April 2, 1928.
APPEAL from the District Court of the Sixth Judicial District, for Butte County. Hon. Ralph W. Adair, Judge.
Petition in receivership praying preferred lien in amount due on mortgage. Judgment for petitioner. Affirmed.
E.W. Whitcomb and F.J. Cowen, for Appellants.
"It is contrary to the policy of the law, and also contrary to the principles of equity, to permit an attorney at law to occupy at the same time, and in the same transaction, the antagonistic and wholly incompatible position as advisor of his client concerning a pending litigation threatening the title to his property, and that of purchaser of such property, in opposition to the title of his client." ( Cunningham v. Jones, 37 Kan. 477, 1 Am. St. 257, 15 P. 572.)
"The intent with which a transfer in fraud of creditors is made is not established so much by attempting to ascertain the actual intent in the mind of the debtor, but rather by the facts and circumstances under which the transfer was made, and from which the law imputed a fraudulent motive." ( California Con. Min. Co. v. Manley, 10 Idaho 786, 81 P. 50.)
George L. Ambrose and Thomas Andersen, for Respondent.
When property is taken into possession by a receiver, the possession of the receiver is the possession of the court making the appointment, the property being regarded while in the hands of the receiver as in the custody of the law. Such possession is exclusive alike of both parties to the suit. The property becomes a trust fund for the payment of debts and the receiver simply holds it for the benefit of those ultimately entitled to it. (23 R. C. L., Receivers, sec. 58.)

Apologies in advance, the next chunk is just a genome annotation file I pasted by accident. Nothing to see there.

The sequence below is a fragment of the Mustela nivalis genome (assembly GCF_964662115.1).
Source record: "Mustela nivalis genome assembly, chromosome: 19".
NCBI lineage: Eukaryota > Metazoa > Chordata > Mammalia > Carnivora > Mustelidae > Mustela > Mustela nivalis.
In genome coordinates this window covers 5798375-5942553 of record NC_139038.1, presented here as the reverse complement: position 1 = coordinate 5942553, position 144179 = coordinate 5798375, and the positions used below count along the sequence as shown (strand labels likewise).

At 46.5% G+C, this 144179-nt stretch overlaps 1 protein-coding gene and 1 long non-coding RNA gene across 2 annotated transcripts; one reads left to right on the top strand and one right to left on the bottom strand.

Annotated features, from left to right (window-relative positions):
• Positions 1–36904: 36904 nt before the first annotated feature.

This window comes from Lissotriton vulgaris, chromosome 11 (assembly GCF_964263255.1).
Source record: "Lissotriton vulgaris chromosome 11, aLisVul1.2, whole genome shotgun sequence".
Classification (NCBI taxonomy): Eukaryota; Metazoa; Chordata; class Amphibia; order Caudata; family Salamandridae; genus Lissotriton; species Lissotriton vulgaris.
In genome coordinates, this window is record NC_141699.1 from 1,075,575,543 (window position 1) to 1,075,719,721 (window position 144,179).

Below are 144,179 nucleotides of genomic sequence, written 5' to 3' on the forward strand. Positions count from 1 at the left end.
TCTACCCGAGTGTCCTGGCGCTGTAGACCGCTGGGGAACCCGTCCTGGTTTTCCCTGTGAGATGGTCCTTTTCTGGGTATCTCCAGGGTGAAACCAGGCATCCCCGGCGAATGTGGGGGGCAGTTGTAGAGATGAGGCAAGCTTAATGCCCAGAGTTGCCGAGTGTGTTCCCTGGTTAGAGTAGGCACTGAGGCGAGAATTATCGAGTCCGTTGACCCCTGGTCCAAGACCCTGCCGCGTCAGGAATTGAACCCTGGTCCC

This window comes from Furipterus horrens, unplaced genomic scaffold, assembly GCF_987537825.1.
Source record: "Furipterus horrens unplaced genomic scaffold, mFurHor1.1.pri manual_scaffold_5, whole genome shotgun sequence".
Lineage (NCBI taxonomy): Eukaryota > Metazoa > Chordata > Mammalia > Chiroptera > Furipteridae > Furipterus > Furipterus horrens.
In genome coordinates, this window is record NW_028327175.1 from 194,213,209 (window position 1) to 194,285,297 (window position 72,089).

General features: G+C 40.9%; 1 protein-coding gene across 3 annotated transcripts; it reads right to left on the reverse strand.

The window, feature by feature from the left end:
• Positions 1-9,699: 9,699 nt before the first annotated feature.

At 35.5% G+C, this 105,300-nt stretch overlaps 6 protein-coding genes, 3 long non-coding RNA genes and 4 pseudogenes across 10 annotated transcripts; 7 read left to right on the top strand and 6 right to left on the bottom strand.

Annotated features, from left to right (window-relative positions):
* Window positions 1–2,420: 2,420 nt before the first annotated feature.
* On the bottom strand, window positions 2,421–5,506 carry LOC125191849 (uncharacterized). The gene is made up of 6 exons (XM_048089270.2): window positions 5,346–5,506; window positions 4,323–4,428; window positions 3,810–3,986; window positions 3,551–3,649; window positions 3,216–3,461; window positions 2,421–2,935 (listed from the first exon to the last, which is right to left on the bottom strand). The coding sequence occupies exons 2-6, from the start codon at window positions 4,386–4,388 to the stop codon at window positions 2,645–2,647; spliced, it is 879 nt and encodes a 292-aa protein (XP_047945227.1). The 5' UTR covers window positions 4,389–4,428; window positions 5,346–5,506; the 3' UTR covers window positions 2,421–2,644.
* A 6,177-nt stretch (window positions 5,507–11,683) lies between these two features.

After the appointment of a receiver claimants of the property or any interest therein may enforce their claims only by permission of the court appointing the receiver. Such a claimant may be made a party to the suit in order to establish his claim. The ordinary method is by petition or motion in the cause. ( De Forrest v. Coffey, 154 Cal. 444, 98 P. 27.)
Where mortgaged chattels are taken in possession by a receiver and disposed of by such receiver, the mortgagee has a preferred claim against the proceeds up to the amount of the mortgage indebtedness. ( Pickering v. Richardson, 57 Wn. 117, 106 P. 614.)
Where the court takes control of the assets of an insolvent it does not destroy existing liens but assumes the burden of protecting the rights of all the parties. ( McRae v. Bowers Dredging Co., 86 Fed. 344; American Trust Savings Bank v. McGettigan, 152 Ind. 582, 71 Am. St. 345, 52 N.E. 793.)
"The correct rule as to the evidence in a case of this kind and character is as follows: 'Fraud is never presumed, but must be proved by clear and satisfactory evidence by the party asserting it; and if the facts and circumstances from which the alleged fraud is supposed to arise may reasonably consist with honest intentions, it will not be imputed.' " ( Crumpacker v. Bank of Washington County, 38 Idaho 534, 223 P. 229; Kerns v. Washington Water Power Co., 24 Idaho 525, 135 P. 70; Nelson v. Hudgel, 23 Idaho 327, 130 P. 85.)